New Zealand case shows why the CFO is “critical” to next phase of cloud adoption

James has more than a decade of experience as a tech journalist, writer and editor, and served as Editor in Chief of TechForge Media between 2017 and 2021. James was named as one of the top 20 UK technology influencers by Tyto, and has also been cited by Onalytica, Feedspot and Zsah as an influential cloud computing writer.

Chief financial officers “hold the keys” to the next phase of cloud adoption, according to analyst house IDC, because they are among the last ones to move into cloud services.

The analysts, who have collected their findings in the latest Asia Pacific cloud survey, say the CFO has an important role to play in terms of moving to a more optimised business model. In other words, it’s to ensure that the CFO sees cloud as a strategic differentiator for companies, as opposed to just being a cost-cutting exercise.

IDC believes that this won’t be an overnight change, but will be “balanced in the short term by the rest of the CXO table.”

The Asia-Pacific report, of 2,300 businesses, examines how in New Zealand 100% of organisations polled have a cloud budget forecast by 2016. Almost four in five (79%) claim they are using between two and five cloud services already.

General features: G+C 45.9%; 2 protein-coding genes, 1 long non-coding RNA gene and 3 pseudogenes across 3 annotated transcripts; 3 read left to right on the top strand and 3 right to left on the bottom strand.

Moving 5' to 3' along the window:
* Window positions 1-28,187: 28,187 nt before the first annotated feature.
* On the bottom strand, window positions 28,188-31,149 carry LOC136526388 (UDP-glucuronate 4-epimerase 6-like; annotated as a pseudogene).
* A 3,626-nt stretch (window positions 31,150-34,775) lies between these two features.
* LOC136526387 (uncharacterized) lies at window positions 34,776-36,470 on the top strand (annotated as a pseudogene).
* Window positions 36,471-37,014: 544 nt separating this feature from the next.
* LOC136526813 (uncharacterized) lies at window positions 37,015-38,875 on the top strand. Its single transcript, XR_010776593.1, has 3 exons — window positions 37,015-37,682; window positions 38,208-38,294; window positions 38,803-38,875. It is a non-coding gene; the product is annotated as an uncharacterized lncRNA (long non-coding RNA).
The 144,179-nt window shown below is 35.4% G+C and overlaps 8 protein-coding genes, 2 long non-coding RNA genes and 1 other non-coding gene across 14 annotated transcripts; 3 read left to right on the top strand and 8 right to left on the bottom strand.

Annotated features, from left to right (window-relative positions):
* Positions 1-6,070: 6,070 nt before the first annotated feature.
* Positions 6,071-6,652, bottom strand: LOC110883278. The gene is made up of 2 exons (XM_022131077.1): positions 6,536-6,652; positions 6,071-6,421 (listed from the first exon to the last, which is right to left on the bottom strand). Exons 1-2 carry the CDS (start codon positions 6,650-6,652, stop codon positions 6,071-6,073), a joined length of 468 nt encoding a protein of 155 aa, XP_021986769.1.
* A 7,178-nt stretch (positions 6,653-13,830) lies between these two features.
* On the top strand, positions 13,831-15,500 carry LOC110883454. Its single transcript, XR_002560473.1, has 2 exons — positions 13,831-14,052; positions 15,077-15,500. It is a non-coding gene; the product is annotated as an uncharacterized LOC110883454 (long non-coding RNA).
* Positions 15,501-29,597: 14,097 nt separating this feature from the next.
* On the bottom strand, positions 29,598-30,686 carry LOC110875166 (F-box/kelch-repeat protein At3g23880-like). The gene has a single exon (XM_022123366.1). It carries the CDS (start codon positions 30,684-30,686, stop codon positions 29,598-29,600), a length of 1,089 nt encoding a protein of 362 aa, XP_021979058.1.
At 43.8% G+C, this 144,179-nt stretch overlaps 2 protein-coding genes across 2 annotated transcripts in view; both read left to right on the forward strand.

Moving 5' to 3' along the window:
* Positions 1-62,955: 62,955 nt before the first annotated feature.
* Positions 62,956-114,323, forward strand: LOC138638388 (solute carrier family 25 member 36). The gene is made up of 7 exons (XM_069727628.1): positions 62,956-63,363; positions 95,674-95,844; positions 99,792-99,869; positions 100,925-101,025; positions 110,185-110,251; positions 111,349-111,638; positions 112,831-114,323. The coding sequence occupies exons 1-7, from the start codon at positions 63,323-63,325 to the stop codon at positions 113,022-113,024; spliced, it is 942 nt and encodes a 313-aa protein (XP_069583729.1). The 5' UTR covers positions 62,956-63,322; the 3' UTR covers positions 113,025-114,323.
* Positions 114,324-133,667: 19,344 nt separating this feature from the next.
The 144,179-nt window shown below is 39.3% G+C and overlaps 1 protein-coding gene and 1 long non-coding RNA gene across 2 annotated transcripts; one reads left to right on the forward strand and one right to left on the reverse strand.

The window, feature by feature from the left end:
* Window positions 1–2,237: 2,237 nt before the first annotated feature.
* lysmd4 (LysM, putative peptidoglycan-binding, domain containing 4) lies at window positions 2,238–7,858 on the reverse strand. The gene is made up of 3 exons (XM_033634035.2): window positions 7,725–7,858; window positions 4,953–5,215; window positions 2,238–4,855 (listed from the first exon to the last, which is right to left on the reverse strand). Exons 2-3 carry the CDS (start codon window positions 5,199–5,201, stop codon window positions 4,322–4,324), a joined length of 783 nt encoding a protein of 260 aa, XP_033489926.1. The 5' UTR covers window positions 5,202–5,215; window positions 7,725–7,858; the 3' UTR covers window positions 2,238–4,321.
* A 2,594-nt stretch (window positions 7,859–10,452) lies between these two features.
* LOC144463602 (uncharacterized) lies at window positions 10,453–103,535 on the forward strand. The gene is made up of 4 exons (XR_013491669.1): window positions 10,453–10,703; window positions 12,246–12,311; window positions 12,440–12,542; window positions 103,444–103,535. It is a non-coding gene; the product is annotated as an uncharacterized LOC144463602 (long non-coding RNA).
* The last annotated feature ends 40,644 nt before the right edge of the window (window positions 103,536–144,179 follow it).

Similarly, the researchers note a correlation between enabling business projects and barriers to adoption decreasing was noted. The most frequently cited pain point was ensuring data was secure, according to 36% of respondents. This was followed by constraints of legacy architecture, cited by 16% of those polled.

Yet overall it was New Zealand, considered the fourth most mature Asia Pacific cloud nation excluding Japan, which was praised for its approach in the report.

Cloud is bringing the competitive landscape of NZ businesses closer than ever before

Adam Dodds, IDC New Zealand research manager, said: “Cloud is bringing the competitive landscape of NZ businesses closer than ever before. All business sizes and industries are adopting to the opportunity of leveraging compute services provided from outside of their premises to create go to market and business operations opportunities.

“The challenge to all is how you untangle your legacy infrastructure and align your organisation – with people and processes – to adopt cloud appropriately,” he added.

New Zealand’s prowess in the Asia Pacific arena was also noted by the Asian Cloud Computing Association (ACCA), who placed NZ second only to Japan in its latest rankings, calling it an “ever-ready leader.”

Compare and contrast with the 2012 verdict, which placed New Zealand in sixth, noting improvements in freedom of information and data privacy but placing dead last in international connectivity. This year, while still being the area of weakness, NZ outscored the four lowest ranked nations – China, Indonesia, India and Vietnam – as well as its Pacific rival Australia. New Zealand scored highest in green policy.

Do you agree with the view of the CFO in cloud?

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